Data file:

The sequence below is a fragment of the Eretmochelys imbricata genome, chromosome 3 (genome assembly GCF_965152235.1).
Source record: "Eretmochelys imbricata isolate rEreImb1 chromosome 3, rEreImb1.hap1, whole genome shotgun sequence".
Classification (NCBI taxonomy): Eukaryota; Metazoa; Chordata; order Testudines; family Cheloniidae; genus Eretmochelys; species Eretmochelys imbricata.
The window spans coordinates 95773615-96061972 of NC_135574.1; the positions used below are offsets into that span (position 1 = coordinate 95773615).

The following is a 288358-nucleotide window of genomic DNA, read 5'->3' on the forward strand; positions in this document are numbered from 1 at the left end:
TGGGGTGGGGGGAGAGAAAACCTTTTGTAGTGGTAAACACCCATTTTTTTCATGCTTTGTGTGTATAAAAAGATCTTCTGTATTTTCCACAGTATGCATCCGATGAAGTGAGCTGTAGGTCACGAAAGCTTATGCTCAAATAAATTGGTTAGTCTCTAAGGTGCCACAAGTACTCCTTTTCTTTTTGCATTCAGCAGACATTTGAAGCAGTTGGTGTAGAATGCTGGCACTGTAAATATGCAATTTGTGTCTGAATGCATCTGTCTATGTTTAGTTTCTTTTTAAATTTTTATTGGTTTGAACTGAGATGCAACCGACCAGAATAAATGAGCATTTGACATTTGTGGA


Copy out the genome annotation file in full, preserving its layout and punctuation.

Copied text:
The sequence below is a fragment of the Eretmochelys imbricata genome, chromosome 3 (genome assembly GCF_965152235.1).
Source record: "Eretmochelys imbricata isolate rEreImb1 chromosome 3, rEreImb1.hap1, whole genome shotgun sequence".
Classification (NCBI taxonomy): Eukaryota; Metazoa; Chordata; order Testudines; family Cheloniidae; genus Eretmochelys; species Eretmochelys imbricata.
The window spans coordinates 95773615-96061972 of NC_135574.1; the positions used below are offsets into that span (position 1 = coordinate 95773615).

The following is a 288358-nucleotide window of genomic DNA, read 5'->3' on the forward strand; positions in this document are numbered from 1 at the left end:
TGGGGTGGGGGGAGAGAAAACCTTTTGTAGTGGTAAACACCCATTTTTTTCATGCTTTGTGTGTATAAAAAGATCTTCTGTATTTTCCACAGTATGCATCCGATGAAGTGAGCTGTAGGTCACGAAAGCTTATGCTCAAATAAATTGGTTAGTCTCTAAGGTGCCACAAGTACTCCTTTTCTTTTTGCATTCAGCAGACATTTGAAGCAGTTGGTGTAGAATGCTGGCACTGTAAATATGCAATTTGTGTCTGAATGCATCTGTCTATGTTTAGTTTCTTTTTAAATTTTTATTGGTTTGAACTGAGATGCAACCGACCAGAATAAATGAGCATTTGACATTTGTGGA